Anon, the point is that rents and costs are so high in Palo Alto that the difference in the actual "out the door" prices of things would be negligible, so that's why everything costs so much here. No one could open a business to sell cheap good here because they will not make enough profit to survive.
The process is a slow squeezing out of regular middle class people who used to make up the town to the type of people we now see front and center in public and private life ... for the most part. If you have lived here for a long time you can see the changes for yourself. I'm amazed at how many really obnoxious people there are out in public, be it driving through stop signs, or walking around oblivious to everyone else.
Every day I see some weird thing I would not have seen in the past. Yesterday the big one was at Whole Foods, where some guy was filling up a self-serve orange juice from the juice machine .. which is kind of cool to watch. He fills it is ... then raises the bottle to his lips and in broad sight of everyone else, drinks about a quarter of it, and then puts the opening of the bottle he just drank from up against the spigot dispensing juice for everyone - touching it, and proceeds to fill up the bottle again.
20 years ago even the most rude clueless people I knew would never have done that ... I just had to laugh. What a bunch of jerks. This town is going down hill fast, and there is just nothing to really be done about it, because they people who live here now think its cool to be rude and self-centered.
I thought Whole Foods was expensive, but there is a certain brand of premium yogurt that I sometimes buy which at Whole Foods is $2.00 ... which I think is a lot, at Fresh Market it is $2.50.
Like I said earlier, it is bad enough to have to pay these inflated ridiculous prices ... but then when you check the produce is bad, the stuff in the salad bar is often bad ... at least we should get excellence in products and service if we are going to be paying such high prices ... but we get a lot of people who obviously do not live in the area, and many who do not even speak English.
Just to be very clear about my position, the objection was to the sign exceeding Palo Alto's sign ordinance. Sure, other CA towns allow much larger signs, and it may look pretty to some but that's all besides the point. This is a blade sign that far exceeds the law of 3 sq ft in area and 12 feet high. That was the objection. I personally disagree that this use met the requirements to get an exception.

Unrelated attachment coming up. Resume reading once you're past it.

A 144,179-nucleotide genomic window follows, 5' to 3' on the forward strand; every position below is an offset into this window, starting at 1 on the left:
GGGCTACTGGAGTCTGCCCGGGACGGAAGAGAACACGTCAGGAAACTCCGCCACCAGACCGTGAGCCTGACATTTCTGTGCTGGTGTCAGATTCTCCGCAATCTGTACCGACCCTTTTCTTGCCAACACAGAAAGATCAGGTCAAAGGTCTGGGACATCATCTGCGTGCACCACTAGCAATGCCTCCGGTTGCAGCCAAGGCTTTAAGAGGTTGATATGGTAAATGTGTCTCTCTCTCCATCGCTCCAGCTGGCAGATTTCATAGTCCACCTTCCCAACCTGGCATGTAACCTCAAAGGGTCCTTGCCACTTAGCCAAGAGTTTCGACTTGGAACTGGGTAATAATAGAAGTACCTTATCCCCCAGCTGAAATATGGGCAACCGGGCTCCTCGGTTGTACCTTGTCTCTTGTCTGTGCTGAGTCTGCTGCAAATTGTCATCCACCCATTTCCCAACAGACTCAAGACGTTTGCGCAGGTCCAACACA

Grocery Outlet was given an exception by city council, which I do feel is slippery slope. Signs are meant to help you locate a business to which you are going. They are not a substitute for marketing. I personally do not want to see a bunch of signs this size popping up all over town.
Once it's lit up, I urge all the people who drove by, to drive down Park Boulevard, the residential community one block away and ask yourself if you'd like to see THAT illuminated sign in YOUR backyard.
It appears the sign has been mounted even higher that what was proposed - it looks to be 38 - 40 feet high (26 feet long, mounted 12 feet off the ground).
If you agree with me that are ordinances should be followed, remember that this sign was approved by Marc Berman, Pat Burt, Larry Klein, Liz Kniss, Greg Schart and Nancy Shephard when it comes to the fall elections.
"but we get a lot of people who obviously do not live in the area, and many who do not even speak English."
Having people come here to spend their money is a good thing. How many merchants refuse the money of English nonspeakers? None I've heard of.
> ... but we get a lot of people who obviously do not live in the area, and many who do not even speak English.
Sorry, that was unclear ... I meant the people who are hired to work in these places. If Palo Alto businesses were providing the quality that their prices imply, we would have competent employees who knew their jobs, did not consider it some kind of dishonor to do their jobs, did not hate the people they serve and the people they work for and could communicate articulately.